Thomas Mann wrote his last great novel, Doctor Faustus, during his exile from Nazi Germany. Although he already had a long string of masterpieces to his name, in retrospect this seems to be the novel he was born to write.
A modern reworking of the Faust legend in which a twentieth-century composer sells his soul to the devil for the artistic power he craves, the story brilliantly interweaves music, philosophy, theology, and politics. Adrian Leverkühn is a talented young composer who is willing to go to any lengths to reach greater heights of achievement. What he gets is twenty-four years of genius—years of increasingly extraordinary musical innovation intertwined with progressive and destructive madness.
A scathing allegory of Germany’s renunciation of its own humanity and its embrace of ambition and nihilism, Doctor Faustus is also a profound meditation on artistic genius. Obsessively exploring the evil into which his country had fallen, Mann succeeds as only he could have in charting the dimensions of that evil; his novel has both the pertinence of history and the universality of myth.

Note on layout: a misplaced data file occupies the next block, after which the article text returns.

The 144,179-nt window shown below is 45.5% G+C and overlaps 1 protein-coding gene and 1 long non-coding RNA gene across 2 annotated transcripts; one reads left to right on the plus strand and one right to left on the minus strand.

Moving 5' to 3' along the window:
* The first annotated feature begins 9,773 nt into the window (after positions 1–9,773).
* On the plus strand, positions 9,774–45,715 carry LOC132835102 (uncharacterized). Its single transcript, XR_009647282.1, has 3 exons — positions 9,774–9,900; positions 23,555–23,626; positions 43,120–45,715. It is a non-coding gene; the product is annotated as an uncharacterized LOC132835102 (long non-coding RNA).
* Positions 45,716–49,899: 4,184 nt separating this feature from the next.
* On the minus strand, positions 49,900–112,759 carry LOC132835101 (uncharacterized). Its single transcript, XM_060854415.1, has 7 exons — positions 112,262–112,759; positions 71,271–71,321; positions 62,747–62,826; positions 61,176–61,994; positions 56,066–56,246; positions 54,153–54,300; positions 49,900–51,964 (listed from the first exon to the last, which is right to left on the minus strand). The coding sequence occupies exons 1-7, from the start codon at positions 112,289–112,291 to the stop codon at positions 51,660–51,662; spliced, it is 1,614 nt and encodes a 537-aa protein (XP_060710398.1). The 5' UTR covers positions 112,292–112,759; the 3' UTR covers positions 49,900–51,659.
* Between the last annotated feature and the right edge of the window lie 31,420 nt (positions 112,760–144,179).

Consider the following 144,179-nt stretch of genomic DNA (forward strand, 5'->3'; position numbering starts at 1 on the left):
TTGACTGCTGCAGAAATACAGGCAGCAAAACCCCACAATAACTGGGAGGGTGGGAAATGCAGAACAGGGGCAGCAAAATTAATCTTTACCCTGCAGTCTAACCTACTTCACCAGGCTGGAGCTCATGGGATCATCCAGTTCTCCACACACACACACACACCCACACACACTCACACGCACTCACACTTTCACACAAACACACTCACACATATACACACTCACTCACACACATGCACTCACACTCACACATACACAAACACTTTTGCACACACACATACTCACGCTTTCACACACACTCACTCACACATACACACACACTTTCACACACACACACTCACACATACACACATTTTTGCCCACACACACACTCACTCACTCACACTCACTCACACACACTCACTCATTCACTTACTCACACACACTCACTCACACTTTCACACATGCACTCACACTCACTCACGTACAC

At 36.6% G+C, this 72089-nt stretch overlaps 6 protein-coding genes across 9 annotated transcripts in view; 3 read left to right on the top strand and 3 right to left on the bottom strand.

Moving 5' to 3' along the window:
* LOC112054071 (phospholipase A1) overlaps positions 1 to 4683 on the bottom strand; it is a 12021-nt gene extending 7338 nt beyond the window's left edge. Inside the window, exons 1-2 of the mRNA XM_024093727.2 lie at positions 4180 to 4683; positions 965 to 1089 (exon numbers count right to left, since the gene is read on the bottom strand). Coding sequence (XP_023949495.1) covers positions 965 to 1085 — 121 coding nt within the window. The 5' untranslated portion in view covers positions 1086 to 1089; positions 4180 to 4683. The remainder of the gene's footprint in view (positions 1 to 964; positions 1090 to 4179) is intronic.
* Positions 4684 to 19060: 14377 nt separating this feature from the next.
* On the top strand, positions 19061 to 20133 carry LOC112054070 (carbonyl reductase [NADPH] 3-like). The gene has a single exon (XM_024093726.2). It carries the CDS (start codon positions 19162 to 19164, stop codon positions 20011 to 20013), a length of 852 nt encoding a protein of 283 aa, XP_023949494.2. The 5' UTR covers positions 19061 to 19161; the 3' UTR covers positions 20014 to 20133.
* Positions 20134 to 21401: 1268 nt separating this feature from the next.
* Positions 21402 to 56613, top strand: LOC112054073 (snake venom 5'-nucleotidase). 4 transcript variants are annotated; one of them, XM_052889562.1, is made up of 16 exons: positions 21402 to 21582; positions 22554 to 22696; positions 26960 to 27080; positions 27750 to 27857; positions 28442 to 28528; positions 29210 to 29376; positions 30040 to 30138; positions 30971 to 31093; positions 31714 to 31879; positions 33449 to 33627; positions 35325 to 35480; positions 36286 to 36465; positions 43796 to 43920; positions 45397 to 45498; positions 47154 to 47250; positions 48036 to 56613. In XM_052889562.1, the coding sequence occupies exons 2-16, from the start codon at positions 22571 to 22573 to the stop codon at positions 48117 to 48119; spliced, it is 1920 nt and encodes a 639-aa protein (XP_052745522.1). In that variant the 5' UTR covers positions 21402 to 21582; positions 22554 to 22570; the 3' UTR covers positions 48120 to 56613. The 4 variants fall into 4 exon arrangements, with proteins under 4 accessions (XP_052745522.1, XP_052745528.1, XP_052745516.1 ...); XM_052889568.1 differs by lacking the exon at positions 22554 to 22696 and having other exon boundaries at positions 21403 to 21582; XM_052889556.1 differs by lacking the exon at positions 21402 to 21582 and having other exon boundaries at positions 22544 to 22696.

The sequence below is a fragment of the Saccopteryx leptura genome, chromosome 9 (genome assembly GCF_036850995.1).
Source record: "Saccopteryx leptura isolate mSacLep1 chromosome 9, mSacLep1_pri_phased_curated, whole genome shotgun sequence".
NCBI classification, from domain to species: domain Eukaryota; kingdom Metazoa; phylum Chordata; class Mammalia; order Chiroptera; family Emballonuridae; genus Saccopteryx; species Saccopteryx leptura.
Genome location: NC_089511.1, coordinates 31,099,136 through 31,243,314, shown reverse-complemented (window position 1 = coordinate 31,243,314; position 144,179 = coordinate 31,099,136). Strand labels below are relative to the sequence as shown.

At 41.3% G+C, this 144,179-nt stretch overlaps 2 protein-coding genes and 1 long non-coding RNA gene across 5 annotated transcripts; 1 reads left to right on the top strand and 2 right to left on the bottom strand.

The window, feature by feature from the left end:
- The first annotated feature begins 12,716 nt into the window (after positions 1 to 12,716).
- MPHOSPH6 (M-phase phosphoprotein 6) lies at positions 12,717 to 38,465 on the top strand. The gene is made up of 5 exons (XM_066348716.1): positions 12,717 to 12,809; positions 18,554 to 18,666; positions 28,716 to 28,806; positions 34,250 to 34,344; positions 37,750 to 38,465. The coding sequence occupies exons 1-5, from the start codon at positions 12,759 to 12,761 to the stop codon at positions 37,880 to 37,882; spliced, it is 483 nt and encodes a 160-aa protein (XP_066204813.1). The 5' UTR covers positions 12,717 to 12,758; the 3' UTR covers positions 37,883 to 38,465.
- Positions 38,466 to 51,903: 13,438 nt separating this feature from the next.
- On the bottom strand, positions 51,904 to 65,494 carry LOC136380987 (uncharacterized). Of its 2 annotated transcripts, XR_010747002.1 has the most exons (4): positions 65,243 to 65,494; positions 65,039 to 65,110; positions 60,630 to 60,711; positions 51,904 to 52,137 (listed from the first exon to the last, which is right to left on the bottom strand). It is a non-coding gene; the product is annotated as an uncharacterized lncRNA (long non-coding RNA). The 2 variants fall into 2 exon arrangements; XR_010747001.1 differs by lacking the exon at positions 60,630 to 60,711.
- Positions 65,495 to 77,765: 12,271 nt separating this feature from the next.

Translated from the German by H. T. Lowe-Porter
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This book is about Adrian Leverkuhn, a former theological student who has become a composer, who enters symbolically into a pact with the devil.From the Inside Flap:
Introduction by T. J. Reed; Translation by H. T. Lowe-Porter
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Descripción Penguin Classic, 1968. Paperback. Estado de conservación: New. book. Nº de ref. de la librería 140027238
Descripción Penguin Classic, 1968. Paperback. Estado de conservación: New. book. Nº de ref. de la librería 0140027238